Why I Ran To Confessionalism

From the end of 2008 to 2013 I was the lead teaching pastor of a large non-denominational church in the northeast. During my time there I was told by various elders to lead the church in a more “broadly evangelical” direction. By others I was encouraged to lead the church to become more narrowly Reformed. I was told that our theological “tent” was too big and that it was too small. In those few years I understood the wisdom of the words of Dirty Harry, “A man has to know his limitations.” There are a few things I can do. There are other things I could probably learn to do. But one thing I will never know how to do is lead a church in two opposing directions simultaneously.

During that sojourn I came to the conviction that the entire project of “big tent” evangelicalism is failing. Whereas broad evangelicalism used to mean John Stott, now it encompasses Rob Bell, Brian McLaren, and Gregory Boyd. The tent pegs of evangelicalism’s big tent have been moved out too far. It can no longer support the weight of its own contradictions.

So, in August of 2013 I ran to confessionalism. Specifically my ordination was transferred to the Presbyterian Church in America and I became the Lead Pastor of a PCA congregation. The experience has been like finding an oasis in a desert. It has been like discovering a GPS after meandering blindly through an unknown country. Too dramatic? It does not feel that way to me. It is nearly impossible to effectively put down error and nurture unity within a church whose minimal statement of faith is only able to identify the grossest of heresies.

A church needs something more than a statement of faith that encompasses mere Christianity. As one of my fellow pastors put it recently, “a church’s confession needs lots of words.” Indeed. For example I know of an Old Testament professor who rejects much of the Bible but nevertheless insists on affirming inspiration. What he means by “inspiration” is radically different from what the church has historically affirmed. For this reason, a church which desires to maintain a biblically faithful and historically orthodox doctrine of Scripture must now be careful to use “lots of words” in explaining it. A church desiring to be doctrinally conservative can no longer state that they believe the Bible to be “inspired, truthful, and authoritative” and expect to properly guard its doctrinal boundaries. It sounds ridiculous perhaps. But such is the state of mere evangelicalism.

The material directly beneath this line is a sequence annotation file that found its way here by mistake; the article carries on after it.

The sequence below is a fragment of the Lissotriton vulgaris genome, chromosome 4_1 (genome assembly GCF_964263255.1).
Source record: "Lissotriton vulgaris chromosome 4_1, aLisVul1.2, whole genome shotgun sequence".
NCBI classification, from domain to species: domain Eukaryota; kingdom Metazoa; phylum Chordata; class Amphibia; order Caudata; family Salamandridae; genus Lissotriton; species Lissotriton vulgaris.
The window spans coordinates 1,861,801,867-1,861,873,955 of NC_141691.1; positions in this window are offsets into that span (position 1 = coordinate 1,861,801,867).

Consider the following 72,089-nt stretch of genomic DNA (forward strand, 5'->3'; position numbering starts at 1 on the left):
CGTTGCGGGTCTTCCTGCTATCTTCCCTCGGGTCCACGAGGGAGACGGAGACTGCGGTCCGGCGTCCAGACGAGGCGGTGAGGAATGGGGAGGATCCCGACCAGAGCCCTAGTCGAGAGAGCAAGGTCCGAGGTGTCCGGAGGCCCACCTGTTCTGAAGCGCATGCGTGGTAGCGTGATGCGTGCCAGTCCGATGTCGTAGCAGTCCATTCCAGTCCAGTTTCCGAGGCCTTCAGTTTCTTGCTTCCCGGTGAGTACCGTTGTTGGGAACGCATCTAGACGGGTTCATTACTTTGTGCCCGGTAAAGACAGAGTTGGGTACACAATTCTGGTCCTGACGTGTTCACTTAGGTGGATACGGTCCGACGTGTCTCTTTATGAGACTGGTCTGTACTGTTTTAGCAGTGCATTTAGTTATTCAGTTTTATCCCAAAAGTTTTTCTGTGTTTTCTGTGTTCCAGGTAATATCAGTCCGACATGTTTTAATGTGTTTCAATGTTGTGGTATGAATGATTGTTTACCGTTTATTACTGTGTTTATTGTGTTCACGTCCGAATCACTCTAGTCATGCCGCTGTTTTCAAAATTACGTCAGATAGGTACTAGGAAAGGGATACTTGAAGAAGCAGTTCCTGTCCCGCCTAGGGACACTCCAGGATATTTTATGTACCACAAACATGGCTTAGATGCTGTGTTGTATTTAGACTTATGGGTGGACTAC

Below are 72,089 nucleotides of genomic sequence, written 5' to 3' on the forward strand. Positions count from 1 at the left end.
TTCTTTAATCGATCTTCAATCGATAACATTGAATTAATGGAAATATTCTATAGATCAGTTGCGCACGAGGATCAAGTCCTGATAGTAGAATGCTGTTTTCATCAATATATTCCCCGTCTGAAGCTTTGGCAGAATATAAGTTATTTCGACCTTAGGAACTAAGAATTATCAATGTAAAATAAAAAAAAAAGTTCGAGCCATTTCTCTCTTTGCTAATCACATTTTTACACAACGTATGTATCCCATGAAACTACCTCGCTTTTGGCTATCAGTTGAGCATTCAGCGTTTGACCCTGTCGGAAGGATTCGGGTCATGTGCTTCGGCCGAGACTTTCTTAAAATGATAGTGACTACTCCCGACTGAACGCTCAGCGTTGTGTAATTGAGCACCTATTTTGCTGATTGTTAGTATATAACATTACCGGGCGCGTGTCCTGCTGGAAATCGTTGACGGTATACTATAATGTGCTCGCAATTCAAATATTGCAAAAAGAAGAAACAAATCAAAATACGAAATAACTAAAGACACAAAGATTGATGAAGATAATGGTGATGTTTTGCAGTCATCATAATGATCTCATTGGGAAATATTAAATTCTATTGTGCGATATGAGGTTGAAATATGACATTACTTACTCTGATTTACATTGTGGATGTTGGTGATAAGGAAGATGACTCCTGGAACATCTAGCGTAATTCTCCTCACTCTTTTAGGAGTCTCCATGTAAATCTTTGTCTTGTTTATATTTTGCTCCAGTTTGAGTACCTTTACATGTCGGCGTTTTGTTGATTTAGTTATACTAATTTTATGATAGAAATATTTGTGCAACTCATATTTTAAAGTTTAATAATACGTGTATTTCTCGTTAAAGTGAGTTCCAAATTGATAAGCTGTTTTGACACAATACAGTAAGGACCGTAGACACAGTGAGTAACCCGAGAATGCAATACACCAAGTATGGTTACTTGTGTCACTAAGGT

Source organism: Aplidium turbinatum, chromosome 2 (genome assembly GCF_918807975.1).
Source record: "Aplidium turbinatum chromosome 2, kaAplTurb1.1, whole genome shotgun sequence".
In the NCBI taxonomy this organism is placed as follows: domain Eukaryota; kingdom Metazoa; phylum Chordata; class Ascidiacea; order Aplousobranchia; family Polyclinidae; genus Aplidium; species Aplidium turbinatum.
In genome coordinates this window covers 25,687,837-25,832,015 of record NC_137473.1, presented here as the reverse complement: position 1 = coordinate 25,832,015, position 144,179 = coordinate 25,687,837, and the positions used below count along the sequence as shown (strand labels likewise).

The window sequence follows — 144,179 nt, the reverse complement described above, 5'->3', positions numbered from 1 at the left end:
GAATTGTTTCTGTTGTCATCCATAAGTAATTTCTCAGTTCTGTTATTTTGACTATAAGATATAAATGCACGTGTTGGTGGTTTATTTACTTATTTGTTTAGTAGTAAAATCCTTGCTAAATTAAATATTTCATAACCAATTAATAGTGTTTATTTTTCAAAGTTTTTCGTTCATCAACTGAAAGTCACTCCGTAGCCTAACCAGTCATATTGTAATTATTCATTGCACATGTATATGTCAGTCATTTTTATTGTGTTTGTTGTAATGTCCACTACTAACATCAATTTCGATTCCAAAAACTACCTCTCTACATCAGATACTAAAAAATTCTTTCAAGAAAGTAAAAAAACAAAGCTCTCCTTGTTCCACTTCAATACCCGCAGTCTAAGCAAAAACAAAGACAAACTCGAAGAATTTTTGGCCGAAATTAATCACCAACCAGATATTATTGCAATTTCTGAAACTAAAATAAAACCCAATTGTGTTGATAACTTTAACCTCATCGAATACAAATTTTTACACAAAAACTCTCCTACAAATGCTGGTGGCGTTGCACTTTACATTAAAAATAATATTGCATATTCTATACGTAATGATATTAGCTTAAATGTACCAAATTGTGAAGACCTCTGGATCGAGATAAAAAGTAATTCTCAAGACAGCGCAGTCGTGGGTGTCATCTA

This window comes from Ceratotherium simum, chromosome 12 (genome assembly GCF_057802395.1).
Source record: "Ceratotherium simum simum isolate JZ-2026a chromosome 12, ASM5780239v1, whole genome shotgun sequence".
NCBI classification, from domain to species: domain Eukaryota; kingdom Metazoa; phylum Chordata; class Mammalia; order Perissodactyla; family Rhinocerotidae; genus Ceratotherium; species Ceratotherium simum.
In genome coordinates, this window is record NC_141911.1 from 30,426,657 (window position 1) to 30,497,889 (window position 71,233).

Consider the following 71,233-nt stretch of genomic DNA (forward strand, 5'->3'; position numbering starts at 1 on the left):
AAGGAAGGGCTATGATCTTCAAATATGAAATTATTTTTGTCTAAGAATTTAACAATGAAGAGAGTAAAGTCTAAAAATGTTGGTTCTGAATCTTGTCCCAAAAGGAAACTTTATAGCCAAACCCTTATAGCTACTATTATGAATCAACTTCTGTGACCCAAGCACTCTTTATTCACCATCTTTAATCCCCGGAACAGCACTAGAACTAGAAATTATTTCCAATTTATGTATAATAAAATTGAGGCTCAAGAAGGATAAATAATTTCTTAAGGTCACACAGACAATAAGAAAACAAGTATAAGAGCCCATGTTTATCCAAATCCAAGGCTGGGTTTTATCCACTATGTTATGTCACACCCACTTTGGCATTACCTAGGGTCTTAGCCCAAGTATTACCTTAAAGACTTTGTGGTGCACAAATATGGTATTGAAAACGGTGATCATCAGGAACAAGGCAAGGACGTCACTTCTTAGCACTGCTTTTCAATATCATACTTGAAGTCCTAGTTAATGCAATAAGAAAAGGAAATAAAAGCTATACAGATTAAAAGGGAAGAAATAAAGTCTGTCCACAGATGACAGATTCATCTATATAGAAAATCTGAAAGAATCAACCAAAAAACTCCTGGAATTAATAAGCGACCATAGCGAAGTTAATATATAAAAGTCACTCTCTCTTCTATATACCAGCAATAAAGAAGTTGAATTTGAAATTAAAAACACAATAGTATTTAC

There are at least three reasons why I joyfully fled to a confessional church and denomination.

1. Only confessionalism is able to adequately guard a church’s doctrine.
Paul writes to Timothy that the church is the “pillar and buttress of the truth” (1Timothy 3:15). Elsewhere he tells his young apprentice to “guard the pattern of sound words that you heard from me” (2 Timothy 1:13). One of the essential qualifications of the elder is that he must be “able to teach” (1 Timothy 3:2). What is more, “He must hold firm to the trustworthy word as taught, so that he may be able to give instruction in sound doctrine and also to rebuke those who contradict it” (Titus 1:9). I argue that a comprehensive confession of faith is what makes this possible. “No creed but the Bible” is simply not realistic. It fails to reckon with the fact that most Christians do not know the Bible well enough to have a properly formed system of doctrine which can defend against error. An excellent confession of faith, like the Westminster Confession of Faith or London Baptist Confession, properly summarizes Scripture thus equipping the church with not only a tool for instruction but a buttress against error.